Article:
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Happy 130th Birthday to the Patron Saint of the US

Science fiction author Spider Robinson once wrote that God is an iron. If a burglar commits burglary, then one who commits irony is an iron, and by that definition, God is truly an iron, and July 4th is proof.

Fifty years after the adoption of the Declaration of Independence, Thomas Jefferson and John Adams famously died within hours of each other on July 4, 1826. These two founders represented two poles of the revolution, and were tied together long before they both breathed their last. Jefferson’s words gave voice to the spirit of the new nation, and Adams’s passion for independence gave life to the new nation as a nation. But these two sharing a common date of death is not ironic. If anything, it’s a fitting tribute.

If you want irony on the Fourth of July, you have to go to San Francisco on July 4, 1883, for the birth of a little boy named Reuben. Reuben later graduated from UC Berkeley with a degree in engineering, and worked for the SF Water and Sewers Department, but that lasted a mere six months. Reuben’s passion was drawing, and he got a job with the San Francisco Chronicle, which eventually began publishing his drawings and cartoons. He later moved on to New York’s Evening Mail, and became nationally known through syndication, winning a Pulitzer prize for his work.

Happy Birthday, Reuben — or as you’re better known, Rube.

Rube Goldberg’s name is synonymous for designs that show over-engineered, overly complicated, and kneeslappingly funny contraptions designed to do relatively simple things. When you look back over the history of the US, it’s shockingly obvious that Rube Goldberg is the quintessential political and economic father of his country.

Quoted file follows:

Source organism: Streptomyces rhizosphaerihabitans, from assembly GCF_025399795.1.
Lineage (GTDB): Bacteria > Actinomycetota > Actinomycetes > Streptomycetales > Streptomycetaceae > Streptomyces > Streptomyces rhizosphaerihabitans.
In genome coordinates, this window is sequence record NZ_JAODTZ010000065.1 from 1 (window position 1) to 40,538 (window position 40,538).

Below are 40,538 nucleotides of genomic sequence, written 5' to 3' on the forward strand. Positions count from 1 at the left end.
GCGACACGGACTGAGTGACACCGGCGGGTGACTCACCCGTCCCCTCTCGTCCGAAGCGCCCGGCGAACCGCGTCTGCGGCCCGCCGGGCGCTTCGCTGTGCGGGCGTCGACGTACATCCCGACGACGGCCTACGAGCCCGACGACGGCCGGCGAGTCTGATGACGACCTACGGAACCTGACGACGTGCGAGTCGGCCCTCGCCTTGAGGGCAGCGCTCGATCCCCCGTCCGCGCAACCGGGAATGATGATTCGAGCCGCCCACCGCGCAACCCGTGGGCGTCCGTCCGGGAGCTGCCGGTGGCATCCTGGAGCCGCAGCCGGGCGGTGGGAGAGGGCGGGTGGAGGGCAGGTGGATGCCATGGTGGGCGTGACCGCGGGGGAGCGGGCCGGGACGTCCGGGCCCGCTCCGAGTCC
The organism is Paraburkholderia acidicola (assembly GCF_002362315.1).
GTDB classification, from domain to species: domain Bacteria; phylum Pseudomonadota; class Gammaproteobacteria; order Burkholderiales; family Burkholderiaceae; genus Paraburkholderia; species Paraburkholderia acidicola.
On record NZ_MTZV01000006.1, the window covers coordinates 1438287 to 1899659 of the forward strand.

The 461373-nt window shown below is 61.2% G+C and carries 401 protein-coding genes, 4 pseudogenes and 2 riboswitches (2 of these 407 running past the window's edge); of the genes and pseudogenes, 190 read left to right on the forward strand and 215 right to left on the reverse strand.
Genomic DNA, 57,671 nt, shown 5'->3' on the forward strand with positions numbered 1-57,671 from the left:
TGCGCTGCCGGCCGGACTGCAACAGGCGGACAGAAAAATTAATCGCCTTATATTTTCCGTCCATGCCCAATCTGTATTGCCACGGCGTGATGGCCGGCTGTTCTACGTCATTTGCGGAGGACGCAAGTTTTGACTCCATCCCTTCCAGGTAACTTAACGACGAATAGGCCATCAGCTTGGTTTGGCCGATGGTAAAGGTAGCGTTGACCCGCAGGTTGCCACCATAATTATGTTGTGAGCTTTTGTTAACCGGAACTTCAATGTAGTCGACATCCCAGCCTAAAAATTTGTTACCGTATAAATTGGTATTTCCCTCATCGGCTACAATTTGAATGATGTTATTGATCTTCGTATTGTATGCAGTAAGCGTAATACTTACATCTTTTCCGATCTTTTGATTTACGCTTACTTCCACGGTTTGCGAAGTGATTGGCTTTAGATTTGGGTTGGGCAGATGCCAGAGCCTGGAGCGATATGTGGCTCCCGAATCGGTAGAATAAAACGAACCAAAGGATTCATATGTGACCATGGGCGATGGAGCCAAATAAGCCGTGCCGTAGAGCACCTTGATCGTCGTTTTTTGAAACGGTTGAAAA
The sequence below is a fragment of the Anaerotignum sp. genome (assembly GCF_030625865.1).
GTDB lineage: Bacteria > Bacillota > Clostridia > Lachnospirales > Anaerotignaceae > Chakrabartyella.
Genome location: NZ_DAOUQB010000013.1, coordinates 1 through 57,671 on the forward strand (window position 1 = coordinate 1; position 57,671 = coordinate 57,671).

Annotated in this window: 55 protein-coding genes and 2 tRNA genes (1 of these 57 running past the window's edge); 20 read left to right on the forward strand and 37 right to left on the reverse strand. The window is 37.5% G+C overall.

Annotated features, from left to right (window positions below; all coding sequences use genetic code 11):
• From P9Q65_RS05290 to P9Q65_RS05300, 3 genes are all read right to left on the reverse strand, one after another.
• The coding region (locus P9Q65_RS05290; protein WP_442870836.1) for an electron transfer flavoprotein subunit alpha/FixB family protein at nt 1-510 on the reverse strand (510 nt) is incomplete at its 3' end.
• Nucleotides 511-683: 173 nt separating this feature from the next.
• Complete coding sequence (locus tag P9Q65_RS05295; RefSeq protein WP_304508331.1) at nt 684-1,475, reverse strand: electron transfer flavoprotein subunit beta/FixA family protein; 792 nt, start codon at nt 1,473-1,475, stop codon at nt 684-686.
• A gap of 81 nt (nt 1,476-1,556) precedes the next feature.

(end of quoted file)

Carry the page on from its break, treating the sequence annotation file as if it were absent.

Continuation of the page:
Exhibit A: The electoral college. “OK, you want a chief executive . . . simply casting votes is too easy. Let’s say that states get votes, not people. Then let’s set up a big canvas of the entire country to figure out how many folks live where. But don’t give each state votes in proportion to their size — toss a couple of extra votes to each state, and give the less populated states a little more clout. Call these voters ‘electors,’ but demand (by law or custom) that they not actually exercise any independent judgment. They have to vote for the candidate they are told to vote for. Finally, for a real twist, create a patchwork system of local election laws, state election rules, ID requirements, and the like . . .”

Rube Goldberg would have loved Bush v. Gore. “The machine is working precisely as designed!”

But it’s not just Rube’s political contraptions that make me propose him as the Patron Saint of the US. Let us consider his contributions to economics and business. [cont’d]